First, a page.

This isn't my first crisis of confidence. I've had them before. But this time, it feels more urgent. I'm starting to resent the creative process's lack of compensatory love. Especially now when I'm thinking in adult terms, i.e., future, life, and a pimping jacuzzi in my master bathroom. Granted, completely ditching my writing career would be silly and ultimately, I would resent myself for making that decision.

But I also need to be realistic. Practicality and realism are two things that I've been running from for quite some time but when you're paying New York rents, they eventually catch up. It pains me to not be able to afford the luxuries of every day, the things some of my wealthier friends take for granted. I surround myself with business professionals (I live on the Upper West Side) and while their occupations couldn't interest me less, I envy their anxiety-less existence.

Shana is reading a book called Light At the End of the Tunnel about children and adults suffering from terminal diseases. Not exactly a good times compilation (it's reading for graduate school) but she read one portion aloud to me because she's aware of my recent (or permanent) struggles. One of the doctors profiled in the book mentions the importance of living your life the way you want to live it and never sacrificing your aspirations for the sake of the fleeting and monetary.

It's an easy concept to read in a book and an even easier concept to write about, but internalizing the idea of happiness and fulfillment through true and sincere expression is more difficult, especially when you take the time to read what is popular on the internet, the overwhelming noise of emptiness.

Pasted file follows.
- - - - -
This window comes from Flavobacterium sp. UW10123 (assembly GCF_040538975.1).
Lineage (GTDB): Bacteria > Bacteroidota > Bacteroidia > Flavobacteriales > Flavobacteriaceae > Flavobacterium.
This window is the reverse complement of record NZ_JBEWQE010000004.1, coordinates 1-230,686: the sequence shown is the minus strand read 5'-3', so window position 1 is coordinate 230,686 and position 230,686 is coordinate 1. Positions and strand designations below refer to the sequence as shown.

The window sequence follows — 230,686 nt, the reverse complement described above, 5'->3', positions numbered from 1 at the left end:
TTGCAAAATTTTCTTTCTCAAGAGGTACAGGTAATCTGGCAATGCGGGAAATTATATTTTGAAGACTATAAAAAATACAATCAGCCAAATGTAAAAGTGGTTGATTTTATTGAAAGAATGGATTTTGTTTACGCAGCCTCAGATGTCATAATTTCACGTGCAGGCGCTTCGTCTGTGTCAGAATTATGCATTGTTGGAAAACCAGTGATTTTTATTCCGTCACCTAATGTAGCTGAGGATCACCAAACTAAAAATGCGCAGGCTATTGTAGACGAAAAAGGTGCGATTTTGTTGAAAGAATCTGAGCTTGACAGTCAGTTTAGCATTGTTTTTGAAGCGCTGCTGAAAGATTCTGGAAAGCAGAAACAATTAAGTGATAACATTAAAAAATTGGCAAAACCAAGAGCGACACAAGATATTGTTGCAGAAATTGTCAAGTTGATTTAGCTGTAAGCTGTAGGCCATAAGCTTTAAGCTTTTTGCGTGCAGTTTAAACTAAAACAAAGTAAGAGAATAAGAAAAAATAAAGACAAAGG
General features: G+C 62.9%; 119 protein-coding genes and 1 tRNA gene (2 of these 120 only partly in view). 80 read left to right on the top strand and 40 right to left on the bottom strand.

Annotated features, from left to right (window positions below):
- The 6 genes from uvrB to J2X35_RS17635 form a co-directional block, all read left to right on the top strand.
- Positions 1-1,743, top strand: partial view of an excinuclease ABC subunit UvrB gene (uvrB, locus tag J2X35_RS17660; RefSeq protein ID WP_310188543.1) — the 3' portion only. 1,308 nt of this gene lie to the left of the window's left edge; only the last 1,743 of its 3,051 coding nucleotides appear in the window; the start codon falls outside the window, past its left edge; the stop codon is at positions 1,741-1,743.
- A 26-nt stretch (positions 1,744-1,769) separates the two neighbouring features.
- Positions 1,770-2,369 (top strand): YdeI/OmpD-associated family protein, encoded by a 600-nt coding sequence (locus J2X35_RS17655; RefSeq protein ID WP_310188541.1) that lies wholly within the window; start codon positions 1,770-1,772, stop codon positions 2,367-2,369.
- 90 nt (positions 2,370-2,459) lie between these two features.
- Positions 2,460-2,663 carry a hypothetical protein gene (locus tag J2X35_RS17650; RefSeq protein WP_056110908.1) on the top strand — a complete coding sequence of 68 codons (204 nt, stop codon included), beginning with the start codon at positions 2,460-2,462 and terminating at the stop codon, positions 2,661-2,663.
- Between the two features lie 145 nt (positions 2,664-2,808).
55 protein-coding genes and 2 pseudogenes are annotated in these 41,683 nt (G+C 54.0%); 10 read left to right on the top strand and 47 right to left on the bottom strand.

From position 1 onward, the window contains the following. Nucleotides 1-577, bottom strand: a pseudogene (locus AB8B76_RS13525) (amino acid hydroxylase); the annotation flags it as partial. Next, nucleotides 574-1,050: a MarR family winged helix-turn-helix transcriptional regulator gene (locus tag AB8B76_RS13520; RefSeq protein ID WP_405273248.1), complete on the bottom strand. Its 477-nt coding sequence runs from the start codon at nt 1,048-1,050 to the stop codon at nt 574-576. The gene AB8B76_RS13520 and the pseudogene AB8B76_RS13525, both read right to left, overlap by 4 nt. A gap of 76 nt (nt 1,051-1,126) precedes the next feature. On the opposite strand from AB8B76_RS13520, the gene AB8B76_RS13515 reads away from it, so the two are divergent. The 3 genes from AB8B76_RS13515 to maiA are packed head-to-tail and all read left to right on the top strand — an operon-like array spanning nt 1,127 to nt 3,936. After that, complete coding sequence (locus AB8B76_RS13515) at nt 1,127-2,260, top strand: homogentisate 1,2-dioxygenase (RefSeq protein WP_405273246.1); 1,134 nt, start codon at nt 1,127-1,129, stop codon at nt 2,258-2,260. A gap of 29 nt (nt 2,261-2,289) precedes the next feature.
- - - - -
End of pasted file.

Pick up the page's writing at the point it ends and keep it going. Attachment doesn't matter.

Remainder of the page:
Throughout the week, I had many opinions to share and theories I would have loved to elaborate on, but I wasn't sure if there was a point. It's not that I don't value my daily readers (you know I'm thankful) but it's almost four years come this February that I've been writing on this blog and it's almost been that long since I've become a freelance writer. As they say in the street, s***'s gettin' old. I'm not looking for appreciation and I'm certainly not looking for fandom. And I'm well aware of the fact that when one writer goes away, another one comes along.

I guess, at the end of the week, I'm just thinking aloud. And maybe next week will inspire me to continue despite it all. Or maybe this crisis of confidence is eternal.
Have it your way

Consider this SOAD a special Before They Were Hipsters edition. Well, before David and Stephen Dewaele were known as 2 Many DJs and even before they were the uber-hot remixers that they are today, they were "alt-rockers."

Sweden's Soulwax put out a record in 1999 titled Much Against Everyone's Advice but the hook-filled rock debut went nowhere (in fact, the record's label Almo even imploded). It's a huge disconnect/leap from their current stuff so if you're familiar with Soulwax's Nite Versions be prepared for a WTF-moment.

Soulwax - "Much Against Everyone's Advice"

Thursday, October 26, 2006

Simply the best!

Look at the stars, look how they shine for you...what? Wrong song?